(Reuters) - Thomas Monson, leader of the Mormon church, has died at his home in Salt Lake City, Utah, the church said on Wednesday. He was 90.
Monson became the 16th President of the Church of Jesus Christ of Latter-day Saints, as the religion is officially known, in 2008. As its leader, members of the faith considered him a prophet who received divine revelations.
Monson died late on Tuesday surrounded by his family, the church said in a statement on its website.
"President Monson had all the hallmarks of an unassuming servant of the Lord," the church statement said.
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Mormons worship Jesus, believing in a "restored" church, with living apostles and prophets. They believe in the Bible, as well as an additional book of scripture, the Book of Mormon.
The church, which was formally organized in 1830 in Upstate New York, reported last year to have 15.8 million members worldwide. They include the 2012 Republican presidential nominee and former Massachusetts Gov. Mitt Romney and actor Katherine Heigl.
Romney praised Monson on Wednesday for his work and said he would be remembered for his love and compassion for "every one of God's children."
"Ann and I and our family join the widows and orphans and homeless and countless others who today mourn the life of a true prophet of God and apostle of the Lord Jesus Christ," he said in statement on Facebook.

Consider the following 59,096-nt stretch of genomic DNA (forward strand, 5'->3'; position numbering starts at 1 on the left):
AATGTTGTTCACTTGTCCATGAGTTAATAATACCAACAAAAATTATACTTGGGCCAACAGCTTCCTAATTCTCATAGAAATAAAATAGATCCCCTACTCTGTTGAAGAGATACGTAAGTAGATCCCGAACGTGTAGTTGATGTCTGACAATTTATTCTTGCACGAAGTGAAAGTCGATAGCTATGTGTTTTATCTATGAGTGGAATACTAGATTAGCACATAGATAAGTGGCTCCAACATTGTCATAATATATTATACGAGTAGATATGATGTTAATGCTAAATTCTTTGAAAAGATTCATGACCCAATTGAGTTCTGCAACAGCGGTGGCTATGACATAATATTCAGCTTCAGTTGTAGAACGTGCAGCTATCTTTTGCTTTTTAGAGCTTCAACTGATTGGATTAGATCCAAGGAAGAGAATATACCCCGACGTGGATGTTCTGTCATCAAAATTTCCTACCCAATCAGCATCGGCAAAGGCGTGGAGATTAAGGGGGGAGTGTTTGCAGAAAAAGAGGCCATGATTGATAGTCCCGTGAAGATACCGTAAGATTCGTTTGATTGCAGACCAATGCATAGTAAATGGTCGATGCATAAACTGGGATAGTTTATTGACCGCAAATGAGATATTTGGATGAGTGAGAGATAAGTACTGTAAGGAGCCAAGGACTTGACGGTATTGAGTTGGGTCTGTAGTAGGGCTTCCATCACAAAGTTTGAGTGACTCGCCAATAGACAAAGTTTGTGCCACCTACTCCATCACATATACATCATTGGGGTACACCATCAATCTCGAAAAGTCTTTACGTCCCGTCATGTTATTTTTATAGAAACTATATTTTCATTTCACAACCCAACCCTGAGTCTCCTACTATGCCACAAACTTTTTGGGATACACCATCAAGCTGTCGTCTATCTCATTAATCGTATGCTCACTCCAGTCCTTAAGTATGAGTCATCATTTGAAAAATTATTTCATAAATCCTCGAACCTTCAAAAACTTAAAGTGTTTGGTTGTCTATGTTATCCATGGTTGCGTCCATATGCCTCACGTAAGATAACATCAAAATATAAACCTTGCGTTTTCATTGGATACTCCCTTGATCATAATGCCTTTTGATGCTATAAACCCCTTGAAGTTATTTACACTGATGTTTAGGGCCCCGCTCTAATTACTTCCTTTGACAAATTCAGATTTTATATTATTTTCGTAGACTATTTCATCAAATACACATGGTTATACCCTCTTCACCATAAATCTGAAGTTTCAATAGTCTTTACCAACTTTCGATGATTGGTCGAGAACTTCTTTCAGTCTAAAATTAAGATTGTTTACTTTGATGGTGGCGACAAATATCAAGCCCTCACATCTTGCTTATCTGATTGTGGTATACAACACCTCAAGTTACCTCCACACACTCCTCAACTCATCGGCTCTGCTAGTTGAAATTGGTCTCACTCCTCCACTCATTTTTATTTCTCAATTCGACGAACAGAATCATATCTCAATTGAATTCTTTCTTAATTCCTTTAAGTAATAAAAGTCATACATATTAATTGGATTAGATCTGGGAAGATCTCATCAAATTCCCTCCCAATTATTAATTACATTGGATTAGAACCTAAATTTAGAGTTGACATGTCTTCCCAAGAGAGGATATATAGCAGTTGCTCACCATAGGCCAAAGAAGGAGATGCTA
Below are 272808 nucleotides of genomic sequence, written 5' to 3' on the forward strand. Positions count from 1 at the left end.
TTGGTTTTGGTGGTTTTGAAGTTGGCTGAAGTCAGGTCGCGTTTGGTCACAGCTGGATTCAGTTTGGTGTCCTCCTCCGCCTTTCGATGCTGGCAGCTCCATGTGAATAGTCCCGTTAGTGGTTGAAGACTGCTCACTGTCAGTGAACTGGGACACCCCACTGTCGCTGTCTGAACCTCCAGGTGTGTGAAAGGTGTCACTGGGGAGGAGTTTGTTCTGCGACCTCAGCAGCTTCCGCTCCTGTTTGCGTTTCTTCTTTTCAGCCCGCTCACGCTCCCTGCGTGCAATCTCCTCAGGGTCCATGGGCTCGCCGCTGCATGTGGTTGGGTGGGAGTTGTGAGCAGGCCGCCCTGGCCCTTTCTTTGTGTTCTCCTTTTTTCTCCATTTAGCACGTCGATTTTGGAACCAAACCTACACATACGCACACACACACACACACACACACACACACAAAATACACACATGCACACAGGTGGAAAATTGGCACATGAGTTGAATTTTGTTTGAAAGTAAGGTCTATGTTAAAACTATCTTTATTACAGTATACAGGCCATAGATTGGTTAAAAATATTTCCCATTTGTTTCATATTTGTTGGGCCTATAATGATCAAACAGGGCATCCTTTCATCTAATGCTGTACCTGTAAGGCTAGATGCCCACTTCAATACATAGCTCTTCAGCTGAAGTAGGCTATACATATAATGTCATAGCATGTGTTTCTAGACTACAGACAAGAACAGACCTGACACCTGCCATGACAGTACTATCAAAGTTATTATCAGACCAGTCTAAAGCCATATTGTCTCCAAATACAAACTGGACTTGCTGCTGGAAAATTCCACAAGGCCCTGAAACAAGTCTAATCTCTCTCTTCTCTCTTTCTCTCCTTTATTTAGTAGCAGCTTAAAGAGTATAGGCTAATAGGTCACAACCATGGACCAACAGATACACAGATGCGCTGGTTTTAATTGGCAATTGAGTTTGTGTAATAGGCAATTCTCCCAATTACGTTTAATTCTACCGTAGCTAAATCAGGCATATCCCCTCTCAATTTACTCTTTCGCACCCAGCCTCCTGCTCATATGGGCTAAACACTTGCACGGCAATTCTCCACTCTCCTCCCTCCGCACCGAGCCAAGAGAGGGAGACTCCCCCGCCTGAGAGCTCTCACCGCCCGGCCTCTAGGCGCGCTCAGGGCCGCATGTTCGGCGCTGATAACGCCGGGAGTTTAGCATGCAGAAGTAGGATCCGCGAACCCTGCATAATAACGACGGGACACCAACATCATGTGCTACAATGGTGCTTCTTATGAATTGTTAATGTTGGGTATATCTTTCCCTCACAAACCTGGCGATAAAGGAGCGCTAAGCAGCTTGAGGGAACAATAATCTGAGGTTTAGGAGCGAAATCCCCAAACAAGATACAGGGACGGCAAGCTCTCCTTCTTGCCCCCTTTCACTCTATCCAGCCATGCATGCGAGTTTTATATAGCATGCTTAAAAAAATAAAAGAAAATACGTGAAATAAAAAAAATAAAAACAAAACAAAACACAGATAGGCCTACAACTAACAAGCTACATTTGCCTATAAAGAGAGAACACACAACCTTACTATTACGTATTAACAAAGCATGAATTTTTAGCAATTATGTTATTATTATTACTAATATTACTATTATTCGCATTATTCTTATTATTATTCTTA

Born and raised in Salt Lake City, Monson was appointed in 1963 to the Quorum of the Twelve Apostles, the church’s second-highest governing body after the three-man First Presidency.
In May 2015, the LDS Church said Monson was "feeling the effects of advancing age," according to reports from the Salt Lake Tribune newspaper, and began cutting back public appearances and addresses to preserve his energy.
Upon death, a Mormon president is succeeded by the head of the Quorum of the Twelve Apostles, a post currently held by the 93-year-old Russell Nelson.
Monson's predecessor Gordon Hinckley died at 97 in late 2007.
As well as his life-long dedication to his faith, Monson had a "broad business background" and led a successful career in the publishing industry, the church said on its website.
"Do something for someone else on that day to make his or her life better. Find someone who is having a hard time, or is ill, or lonely, and do something for them. That’s all I would ask," he said during an interview on his 81st birthday, according to the church.
(Reporting by Brendan O'Brien in Milwaukee; Editing by Bernadette Baum)